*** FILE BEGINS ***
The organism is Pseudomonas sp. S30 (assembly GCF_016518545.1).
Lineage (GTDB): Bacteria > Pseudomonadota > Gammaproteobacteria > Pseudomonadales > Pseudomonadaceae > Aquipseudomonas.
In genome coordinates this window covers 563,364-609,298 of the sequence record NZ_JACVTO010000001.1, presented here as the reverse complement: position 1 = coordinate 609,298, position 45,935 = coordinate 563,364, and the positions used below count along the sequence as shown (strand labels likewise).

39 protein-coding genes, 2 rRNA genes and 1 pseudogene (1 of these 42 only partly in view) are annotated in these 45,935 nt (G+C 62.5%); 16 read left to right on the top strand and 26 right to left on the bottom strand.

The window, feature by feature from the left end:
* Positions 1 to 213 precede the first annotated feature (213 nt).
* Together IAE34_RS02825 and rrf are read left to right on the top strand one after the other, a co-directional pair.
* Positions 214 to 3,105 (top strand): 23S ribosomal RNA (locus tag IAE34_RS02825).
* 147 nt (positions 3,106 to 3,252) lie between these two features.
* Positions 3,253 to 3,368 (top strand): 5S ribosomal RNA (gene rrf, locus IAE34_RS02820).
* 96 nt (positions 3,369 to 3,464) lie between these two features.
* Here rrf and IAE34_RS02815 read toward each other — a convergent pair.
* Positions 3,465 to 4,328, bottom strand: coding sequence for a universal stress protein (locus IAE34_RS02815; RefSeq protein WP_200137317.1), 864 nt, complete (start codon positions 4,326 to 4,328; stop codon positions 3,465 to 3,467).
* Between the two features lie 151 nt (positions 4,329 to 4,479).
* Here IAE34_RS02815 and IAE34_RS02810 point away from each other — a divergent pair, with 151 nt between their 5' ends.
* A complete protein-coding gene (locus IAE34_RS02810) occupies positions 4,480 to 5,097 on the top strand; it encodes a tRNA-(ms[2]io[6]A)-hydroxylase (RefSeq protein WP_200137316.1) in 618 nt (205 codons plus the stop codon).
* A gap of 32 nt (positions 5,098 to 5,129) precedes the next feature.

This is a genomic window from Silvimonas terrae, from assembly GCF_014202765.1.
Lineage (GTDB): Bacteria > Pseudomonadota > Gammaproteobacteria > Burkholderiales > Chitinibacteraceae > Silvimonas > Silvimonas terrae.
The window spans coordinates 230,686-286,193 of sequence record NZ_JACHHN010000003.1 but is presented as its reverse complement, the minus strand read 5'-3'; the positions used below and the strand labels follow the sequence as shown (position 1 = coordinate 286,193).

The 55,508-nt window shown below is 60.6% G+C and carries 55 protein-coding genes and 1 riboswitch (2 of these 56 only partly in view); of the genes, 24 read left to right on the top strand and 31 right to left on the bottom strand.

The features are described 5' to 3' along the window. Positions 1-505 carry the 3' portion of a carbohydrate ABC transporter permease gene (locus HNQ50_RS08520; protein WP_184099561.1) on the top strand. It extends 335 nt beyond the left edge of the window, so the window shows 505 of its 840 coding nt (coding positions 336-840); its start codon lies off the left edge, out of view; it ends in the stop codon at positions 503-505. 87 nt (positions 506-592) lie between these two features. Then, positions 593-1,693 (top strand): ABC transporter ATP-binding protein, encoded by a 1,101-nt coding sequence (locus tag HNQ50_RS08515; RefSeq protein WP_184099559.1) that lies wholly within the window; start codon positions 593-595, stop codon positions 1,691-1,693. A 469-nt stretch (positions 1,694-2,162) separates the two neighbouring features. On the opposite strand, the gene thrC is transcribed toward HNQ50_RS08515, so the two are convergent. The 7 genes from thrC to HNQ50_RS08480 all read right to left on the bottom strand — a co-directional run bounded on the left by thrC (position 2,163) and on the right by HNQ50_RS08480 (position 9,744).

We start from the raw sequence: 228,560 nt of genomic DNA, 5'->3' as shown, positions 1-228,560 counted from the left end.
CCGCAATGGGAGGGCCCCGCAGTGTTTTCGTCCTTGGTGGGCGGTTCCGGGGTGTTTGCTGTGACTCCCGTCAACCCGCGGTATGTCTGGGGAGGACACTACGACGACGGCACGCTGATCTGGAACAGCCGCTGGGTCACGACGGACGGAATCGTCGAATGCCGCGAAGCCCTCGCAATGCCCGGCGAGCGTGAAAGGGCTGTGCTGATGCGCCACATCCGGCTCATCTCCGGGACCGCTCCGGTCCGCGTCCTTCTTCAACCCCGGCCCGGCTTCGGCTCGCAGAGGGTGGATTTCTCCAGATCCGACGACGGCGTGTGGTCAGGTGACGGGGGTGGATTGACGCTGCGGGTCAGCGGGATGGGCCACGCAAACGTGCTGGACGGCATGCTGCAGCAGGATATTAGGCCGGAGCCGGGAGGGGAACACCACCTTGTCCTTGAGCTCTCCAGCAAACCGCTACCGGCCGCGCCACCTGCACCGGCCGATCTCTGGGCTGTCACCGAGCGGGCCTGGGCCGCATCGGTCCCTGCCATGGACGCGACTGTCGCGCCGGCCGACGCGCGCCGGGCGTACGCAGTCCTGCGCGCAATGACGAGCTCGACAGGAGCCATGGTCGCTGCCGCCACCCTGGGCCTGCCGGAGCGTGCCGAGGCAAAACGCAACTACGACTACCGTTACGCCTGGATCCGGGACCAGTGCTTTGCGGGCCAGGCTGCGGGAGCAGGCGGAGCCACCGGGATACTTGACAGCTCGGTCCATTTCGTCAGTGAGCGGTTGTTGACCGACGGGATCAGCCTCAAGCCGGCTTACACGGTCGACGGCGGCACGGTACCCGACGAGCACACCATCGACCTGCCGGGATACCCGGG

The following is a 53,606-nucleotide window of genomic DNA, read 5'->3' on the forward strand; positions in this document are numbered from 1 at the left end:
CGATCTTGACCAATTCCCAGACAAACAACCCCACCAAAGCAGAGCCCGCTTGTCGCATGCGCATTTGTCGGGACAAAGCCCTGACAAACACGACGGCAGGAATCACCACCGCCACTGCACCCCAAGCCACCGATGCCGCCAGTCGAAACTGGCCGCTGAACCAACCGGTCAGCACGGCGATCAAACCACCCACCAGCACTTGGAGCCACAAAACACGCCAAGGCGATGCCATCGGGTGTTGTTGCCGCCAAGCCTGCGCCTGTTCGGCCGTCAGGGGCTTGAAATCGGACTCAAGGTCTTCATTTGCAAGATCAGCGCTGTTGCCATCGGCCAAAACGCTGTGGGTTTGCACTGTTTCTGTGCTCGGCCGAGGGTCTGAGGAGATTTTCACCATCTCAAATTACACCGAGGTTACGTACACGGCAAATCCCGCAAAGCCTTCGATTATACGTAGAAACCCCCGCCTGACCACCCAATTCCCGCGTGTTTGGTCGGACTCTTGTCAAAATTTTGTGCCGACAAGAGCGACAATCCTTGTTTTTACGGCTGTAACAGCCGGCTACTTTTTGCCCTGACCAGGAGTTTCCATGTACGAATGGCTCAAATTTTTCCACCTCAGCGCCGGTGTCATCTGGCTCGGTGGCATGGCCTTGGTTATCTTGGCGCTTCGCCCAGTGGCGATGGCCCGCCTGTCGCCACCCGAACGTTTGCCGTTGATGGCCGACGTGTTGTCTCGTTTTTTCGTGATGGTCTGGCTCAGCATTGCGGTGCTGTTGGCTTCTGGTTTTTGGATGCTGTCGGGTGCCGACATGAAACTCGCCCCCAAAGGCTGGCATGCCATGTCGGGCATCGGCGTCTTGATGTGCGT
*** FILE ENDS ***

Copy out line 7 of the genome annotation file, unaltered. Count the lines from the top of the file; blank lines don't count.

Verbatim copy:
* Together IAE34_RS02825 and rrf are read left to right on the top strand one after the other, a co-directional pair.